- Build Log:
- Water cooling build in my wife’s computer – Part IX
- Project Absinthe
- Project Absinthe – Part II
- Project Absinthe – Part III
- Project Absinthe – Part IV
- Project Absinthe – Part V
- Project Absinthe – Part VI
- Project Absinthe – Part VII
- Project Absinthe – Part VIII
- Project Absinthe – Part IX
- Project Absinthe – Part X
- Project Absinthe – Part XI
- Project Absinthe – Part XII
- Project Absinthe – Part XIII
- Project Absinthe – Part XIV
- Project Absinthe – Part XV: It’s alive!
- Project Absinthe – Intermission and future plans
- Project Absinthe – Part XVI
- Absinthe – Part XVII
- Absinthe – Part XVIII
- Absinthe – Part XIX: Valentine’s Day
- Absinthe – Part XX
- Distilling another batch of Absinthe
- Distilling Absinthe – Part II
- Distilling Absinthe — Part III
- Another glass of absinthe
- Another glass of absinthe — II
- Adjusting the recipe
- Absinthe to Amethyst
Let’s start with a proof of concept in a bid to do something different. For making hardline water cooling loops, most everyone is using acrylic or PETG tubing (note: do not use polycarbonate, as it can be destroyed by propylene glycol and ethylene glycol). But one thing that few are using is copper. I’ve looked around and found only a few builds using copper tubing.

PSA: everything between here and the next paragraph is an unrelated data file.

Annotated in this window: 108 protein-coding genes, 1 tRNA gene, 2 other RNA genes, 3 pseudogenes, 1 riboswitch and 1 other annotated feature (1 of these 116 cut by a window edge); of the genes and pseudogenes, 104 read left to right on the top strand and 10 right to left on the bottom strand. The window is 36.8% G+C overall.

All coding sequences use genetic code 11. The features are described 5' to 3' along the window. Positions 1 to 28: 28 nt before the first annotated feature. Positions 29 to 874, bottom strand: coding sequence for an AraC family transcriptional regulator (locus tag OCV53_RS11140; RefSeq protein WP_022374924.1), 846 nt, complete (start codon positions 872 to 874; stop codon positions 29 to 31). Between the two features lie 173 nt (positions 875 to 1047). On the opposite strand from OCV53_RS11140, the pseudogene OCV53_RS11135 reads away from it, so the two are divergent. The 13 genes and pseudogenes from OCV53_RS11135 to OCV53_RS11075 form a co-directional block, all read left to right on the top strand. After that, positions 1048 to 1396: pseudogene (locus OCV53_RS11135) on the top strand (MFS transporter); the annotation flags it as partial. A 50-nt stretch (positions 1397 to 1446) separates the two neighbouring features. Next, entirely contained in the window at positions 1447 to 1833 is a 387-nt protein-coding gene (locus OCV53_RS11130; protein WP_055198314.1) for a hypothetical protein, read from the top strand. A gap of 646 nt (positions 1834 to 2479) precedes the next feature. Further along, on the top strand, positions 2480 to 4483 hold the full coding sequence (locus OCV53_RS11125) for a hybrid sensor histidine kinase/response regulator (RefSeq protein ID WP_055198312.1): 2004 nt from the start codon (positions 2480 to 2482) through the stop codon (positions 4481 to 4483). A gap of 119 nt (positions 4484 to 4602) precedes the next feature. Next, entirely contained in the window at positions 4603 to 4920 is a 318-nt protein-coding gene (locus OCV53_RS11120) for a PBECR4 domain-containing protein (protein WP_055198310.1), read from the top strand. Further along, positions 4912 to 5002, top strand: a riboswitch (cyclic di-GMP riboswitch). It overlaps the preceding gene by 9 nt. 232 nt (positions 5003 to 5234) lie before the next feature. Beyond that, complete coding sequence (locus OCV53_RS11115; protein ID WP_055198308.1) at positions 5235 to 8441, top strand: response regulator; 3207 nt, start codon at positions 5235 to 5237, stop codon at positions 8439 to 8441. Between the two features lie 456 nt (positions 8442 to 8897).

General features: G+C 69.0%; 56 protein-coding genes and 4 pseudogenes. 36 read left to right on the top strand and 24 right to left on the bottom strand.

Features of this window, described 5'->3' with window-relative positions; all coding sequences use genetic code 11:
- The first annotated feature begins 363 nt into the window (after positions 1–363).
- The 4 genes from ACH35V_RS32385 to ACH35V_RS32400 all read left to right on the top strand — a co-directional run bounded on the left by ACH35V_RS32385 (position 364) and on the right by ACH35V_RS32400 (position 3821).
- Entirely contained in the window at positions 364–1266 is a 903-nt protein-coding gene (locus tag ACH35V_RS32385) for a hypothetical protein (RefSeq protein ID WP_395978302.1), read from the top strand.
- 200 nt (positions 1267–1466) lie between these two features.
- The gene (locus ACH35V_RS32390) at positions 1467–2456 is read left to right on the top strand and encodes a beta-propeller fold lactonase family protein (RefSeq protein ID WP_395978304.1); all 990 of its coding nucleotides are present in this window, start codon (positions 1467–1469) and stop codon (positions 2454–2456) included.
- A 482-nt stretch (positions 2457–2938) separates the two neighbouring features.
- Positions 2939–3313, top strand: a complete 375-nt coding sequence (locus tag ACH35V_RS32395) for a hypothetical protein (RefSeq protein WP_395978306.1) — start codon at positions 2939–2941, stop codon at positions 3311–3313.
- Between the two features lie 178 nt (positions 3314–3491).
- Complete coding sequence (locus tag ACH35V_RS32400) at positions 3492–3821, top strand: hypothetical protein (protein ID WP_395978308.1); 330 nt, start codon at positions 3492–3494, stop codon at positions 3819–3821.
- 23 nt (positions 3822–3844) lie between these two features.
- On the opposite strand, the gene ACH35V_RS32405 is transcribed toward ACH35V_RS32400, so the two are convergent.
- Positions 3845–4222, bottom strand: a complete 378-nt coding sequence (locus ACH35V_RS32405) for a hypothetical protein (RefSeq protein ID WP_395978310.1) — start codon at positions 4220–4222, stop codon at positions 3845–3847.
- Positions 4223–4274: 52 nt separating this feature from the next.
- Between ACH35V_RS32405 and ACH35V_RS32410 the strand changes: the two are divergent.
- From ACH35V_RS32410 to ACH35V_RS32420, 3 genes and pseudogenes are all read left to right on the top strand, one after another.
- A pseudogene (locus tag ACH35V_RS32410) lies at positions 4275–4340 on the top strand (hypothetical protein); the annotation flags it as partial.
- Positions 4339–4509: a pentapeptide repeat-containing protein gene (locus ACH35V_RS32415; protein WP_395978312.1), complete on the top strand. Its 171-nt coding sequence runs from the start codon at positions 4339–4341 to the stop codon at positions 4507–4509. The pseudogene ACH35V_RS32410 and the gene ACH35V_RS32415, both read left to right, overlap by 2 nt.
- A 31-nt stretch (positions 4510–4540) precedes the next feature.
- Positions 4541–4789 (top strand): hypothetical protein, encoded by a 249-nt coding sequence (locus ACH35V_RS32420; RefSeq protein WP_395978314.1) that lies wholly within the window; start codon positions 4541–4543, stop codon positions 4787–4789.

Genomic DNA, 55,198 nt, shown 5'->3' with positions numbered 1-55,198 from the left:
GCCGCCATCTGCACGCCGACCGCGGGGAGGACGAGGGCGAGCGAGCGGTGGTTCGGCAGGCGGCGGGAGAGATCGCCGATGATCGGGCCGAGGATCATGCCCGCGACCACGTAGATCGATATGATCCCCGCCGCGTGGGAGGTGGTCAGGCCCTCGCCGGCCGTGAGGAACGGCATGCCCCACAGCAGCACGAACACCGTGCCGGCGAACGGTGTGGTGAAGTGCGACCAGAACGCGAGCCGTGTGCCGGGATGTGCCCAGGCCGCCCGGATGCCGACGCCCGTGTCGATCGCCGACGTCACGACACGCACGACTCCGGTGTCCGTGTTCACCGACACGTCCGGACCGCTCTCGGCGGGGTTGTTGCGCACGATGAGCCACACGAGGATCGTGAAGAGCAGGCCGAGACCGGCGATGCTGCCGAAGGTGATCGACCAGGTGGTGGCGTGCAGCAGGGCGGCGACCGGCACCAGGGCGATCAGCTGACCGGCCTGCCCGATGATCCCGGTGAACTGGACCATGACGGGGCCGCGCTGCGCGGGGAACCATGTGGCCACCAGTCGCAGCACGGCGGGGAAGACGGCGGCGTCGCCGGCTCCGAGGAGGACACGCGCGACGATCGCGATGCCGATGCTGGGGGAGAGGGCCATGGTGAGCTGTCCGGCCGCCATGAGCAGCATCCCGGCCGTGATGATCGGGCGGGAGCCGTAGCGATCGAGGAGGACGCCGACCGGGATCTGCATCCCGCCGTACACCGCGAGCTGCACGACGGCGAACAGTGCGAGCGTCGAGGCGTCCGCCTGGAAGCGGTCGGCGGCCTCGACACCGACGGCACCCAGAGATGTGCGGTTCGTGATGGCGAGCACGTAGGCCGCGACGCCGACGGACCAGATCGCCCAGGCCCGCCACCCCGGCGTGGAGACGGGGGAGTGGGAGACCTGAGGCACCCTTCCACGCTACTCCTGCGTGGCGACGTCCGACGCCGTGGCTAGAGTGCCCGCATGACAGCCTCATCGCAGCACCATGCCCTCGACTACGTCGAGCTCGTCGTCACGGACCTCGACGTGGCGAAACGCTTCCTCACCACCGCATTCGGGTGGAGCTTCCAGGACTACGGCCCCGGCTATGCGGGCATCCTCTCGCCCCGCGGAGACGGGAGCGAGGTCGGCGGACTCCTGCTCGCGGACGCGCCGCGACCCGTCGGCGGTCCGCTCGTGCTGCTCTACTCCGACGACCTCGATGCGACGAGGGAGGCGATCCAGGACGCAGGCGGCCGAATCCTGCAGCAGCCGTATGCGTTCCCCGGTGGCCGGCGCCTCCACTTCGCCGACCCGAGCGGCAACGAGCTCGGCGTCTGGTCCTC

Now Absinthe has its name from the green lights that my wife selected when we were upgrading her system. Absinthe is typically produced through distillation, and I think the soft copper tubing will make the system look as if it’s built to distill liquor. Plus the copper tubing is is still less expensive than some of the specialty water cooling tubing – I paid only $14 for 10′ at Home Depot, and the price is slightly better at Lowe’s. The green lighting that gave Absinthe its name will make it look like the “green fairy” watching over its latest batch being produced.
To that end I’ve had to make a couple acquisitions for the purpose of experimenting. Along with the aforementioned tubing – 3/8″ ID x 1/2″ OD – I also purchased a tubing bender: Imperial Tools 370-FH, which I was able to get through Zoro.com for under $50. It has a 1.5″ radius when bending, so something to keep in mind if you go this route. It was also the least expensive tubing bender I could find that could take 1/2″ tubing that also had a decent rating on it. I already had a tubing cutter from years ago, so I didn’t need that.